Ancient Commerce and Contemporary Commerce
Murano gold Byzantine glass and colored smalti mosaic
8 x 11 ft. and 8 x 12 ft.
Commissioned with funds provided by the University of Wisconsin Humanistic Foundation, Howard L. Smith Bequest, and the Commerce Building Fund.
Displayed on opposing sides of a busy hallway in Ingraham Hall, James Watrous’ mosaics Ancient Commerce and Contemporary Commerce are deep in conversation with each other. Both are rich with icons that can be decoded through nearby plaques. Ancient Commerce presents a collection of symbols related to trade along the ancient Mediterranean Sea including: horse traders, gold weighers, sword markers, oil merchants, and Mercury, the god of merchants. A river with ancient trade ships snakes through the scene. Watrous flattens each form with an angularity reminiscent of both archaic Byzantine mosaics and twentieth-century modernity.
Although equally bright and colorful, Contemporary Commerce on the opposing wall displays entirely different economic modes and a slightly different style. The mural is wrought with motifs referring to modern trade. Images of large chemical molecules intersecting a bushel of grains are centered in the picture plane along with symbols for international trade fairs at lower center and commerce research at upper left. Four oval maps representing world trade make up the background. Watrous ties the two panels together, despite their divergent imagery. A meandering river runs through Contemporary Commerce, as it does in the other panel, which includes symbols of the sublime such as the sun, moon, and stars. Connecting both mosaics in this manner indicates that Old World customs remain at the heart of modern life.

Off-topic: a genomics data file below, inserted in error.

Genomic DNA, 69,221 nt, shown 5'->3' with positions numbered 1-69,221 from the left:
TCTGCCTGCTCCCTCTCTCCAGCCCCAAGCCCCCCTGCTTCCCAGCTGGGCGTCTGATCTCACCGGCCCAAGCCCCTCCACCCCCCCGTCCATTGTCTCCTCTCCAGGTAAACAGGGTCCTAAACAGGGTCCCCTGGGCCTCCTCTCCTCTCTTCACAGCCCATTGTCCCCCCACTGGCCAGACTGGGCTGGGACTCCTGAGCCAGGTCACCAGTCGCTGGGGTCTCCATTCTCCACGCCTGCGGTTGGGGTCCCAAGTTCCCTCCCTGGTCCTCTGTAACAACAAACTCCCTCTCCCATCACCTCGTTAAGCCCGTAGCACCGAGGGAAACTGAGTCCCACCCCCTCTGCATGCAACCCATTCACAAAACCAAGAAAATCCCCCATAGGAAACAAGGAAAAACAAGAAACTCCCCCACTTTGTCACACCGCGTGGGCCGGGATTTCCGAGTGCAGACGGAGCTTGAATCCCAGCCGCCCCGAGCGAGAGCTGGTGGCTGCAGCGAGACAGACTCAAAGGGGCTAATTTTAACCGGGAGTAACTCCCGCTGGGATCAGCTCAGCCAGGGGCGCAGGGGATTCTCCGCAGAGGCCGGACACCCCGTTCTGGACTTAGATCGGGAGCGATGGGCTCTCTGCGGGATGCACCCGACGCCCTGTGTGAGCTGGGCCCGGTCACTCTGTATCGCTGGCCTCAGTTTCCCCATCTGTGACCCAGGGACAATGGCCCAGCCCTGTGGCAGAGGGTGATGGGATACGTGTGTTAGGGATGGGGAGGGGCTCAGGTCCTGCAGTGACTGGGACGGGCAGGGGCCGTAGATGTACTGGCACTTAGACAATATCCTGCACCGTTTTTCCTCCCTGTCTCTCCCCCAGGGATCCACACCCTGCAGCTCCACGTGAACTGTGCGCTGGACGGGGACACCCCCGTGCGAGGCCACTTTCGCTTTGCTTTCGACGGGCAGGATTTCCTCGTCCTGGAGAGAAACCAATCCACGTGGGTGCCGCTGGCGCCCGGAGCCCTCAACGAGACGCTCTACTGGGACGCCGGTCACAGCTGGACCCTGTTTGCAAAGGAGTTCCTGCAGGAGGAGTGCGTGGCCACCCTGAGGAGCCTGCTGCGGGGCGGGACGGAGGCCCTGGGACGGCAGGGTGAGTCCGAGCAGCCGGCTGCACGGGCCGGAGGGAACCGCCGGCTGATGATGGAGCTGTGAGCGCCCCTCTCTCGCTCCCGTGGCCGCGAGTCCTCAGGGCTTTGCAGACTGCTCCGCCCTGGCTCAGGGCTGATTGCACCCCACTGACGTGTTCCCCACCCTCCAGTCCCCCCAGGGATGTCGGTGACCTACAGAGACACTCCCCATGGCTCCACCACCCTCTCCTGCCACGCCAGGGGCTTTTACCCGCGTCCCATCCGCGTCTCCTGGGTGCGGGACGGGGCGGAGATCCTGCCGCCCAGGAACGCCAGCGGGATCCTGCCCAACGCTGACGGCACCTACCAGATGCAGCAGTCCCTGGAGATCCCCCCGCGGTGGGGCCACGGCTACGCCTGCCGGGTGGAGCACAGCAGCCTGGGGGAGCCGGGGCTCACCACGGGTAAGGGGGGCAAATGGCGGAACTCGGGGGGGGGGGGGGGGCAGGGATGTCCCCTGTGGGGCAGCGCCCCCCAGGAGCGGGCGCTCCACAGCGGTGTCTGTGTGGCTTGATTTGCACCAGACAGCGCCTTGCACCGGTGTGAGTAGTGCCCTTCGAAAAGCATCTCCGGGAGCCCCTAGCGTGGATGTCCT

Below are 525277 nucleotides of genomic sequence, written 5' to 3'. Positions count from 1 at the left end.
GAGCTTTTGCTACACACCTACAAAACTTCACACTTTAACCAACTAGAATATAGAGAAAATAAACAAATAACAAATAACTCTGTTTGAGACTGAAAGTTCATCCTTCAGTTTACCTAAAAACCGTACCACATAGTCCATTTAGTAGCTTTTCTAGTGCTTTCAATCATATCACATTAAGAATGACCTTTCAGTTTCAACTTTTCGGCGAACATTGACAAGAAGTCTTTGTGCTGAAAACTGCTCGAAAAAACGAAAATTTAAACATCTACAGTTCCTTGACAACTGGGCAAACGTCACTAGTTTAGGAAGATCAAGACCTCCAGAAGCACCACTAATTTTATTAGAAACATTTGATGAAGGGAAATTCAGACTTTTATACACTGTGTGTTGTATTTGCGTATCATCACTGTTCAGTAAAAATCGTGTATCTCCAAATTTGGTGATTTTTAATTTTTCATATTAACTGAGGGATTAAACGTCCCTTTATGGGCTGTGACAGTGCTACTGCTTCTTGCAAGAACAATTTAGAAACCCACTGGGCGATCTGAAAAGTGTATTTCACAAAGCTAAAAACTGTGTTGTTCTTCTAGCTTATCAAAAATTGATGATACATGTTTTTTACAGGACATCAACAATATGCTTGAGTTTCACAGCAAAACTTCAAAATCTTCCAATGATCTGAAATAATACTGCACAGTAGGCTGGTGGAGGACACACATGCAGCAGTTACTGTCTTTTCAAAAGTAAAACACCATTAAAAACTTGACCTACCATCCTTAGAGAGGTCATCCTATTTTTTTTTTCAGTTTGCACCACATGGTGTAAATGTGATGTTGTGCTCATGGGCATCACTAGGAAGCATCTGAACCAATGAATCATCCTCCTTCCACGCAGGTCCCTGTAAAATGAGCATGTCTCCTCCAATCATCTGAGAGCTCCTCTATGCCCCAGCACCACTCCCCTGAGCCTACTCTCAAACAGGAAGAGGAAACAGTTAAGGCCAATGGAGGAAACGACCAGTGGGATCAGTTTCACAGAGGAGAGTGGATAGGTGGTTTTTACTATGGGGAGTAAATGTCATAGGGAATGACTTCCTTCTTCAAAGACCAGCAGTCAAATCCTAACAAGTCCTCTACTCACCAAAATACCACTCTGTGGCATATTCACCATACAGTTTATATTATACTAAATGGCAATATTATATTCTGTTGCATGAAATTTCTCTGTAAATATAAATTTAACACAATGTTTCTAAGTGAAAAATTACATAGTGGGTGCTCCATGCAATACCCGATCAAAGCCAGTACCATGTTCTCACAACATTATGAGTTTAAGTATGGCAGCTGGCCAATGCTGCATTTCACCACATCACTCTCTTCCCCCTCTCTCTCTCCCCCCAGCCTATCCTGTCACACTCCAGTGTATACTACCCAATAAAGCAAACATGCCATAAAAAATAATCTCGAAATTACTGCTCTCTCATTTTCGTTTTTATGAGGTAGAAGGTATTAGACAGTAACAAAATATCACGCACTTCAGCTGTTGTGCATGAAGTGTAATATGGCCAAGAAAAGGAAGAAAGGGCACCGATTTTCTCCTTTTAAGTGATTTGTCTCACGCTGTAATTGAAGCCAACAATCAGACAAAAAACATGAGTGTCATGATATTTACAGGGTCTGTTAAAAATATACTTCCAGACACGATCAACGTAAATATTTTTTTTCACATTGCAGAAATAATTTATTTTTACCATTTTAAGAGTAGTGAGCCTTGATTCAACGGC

James Watrous was associated with the University of Wisconsin-Madison for nearly seventy years. After receiving his BA, MA, and PhD at the university, he became a professor of art and art history. He was a vigorous advocate for the arts and collections stewardship. Considered the “father of the Elvehjem,” Watrous was the driving force behind the fund-raising, planning, and construction of the university’s Elvehjem Art Center, now the Chazen Museum of Art. He is also the namesake of the James Watrous Gallery at the Overture Center for the Arts in Madison. As an artist, he is best known for his large-scale murals and mosaics, notably the Paul Bunyan mural in the Memorial Union. Watrous posthumously received a Wisconsin Visual Lifetime Achievement Award and continues to be remembered through the several art installations on UW-Madison’s campus.
Ancient Commerce and Contemporary Commerce are located in a hallway within the southwestern wing of Ingraham Hall. For accessible entry, follow the diagonal sidewalk off North Charter Street toward the building’s basement entrance. Upon entry Ancient Commerce is directly to the right and Contemporary Commerce is down the hall to the left, adjacent to lecture hall B10.
Select Bibliography by Watrous:
Watrous, James. A Century of American Printmaking, 1880-1980. Madison: University of Wisconsin Press, 1984.
Watrous, James. “Universities and the Visual Arts.” Art Journal Vol. 23, No. 1 (Autumn, 1963): 1, 58-60.
Watrous, James. The Craft of Old Master Drawings. Madison: University of Wisconsin Press, 1957.
Watrous, James. A Century of Capricious Collecting: 1877-1970, From the Gallery in Science Hall to the Elvehjem Museum of Art. Madison: The Regents of the University of Wisconsin System, 1987.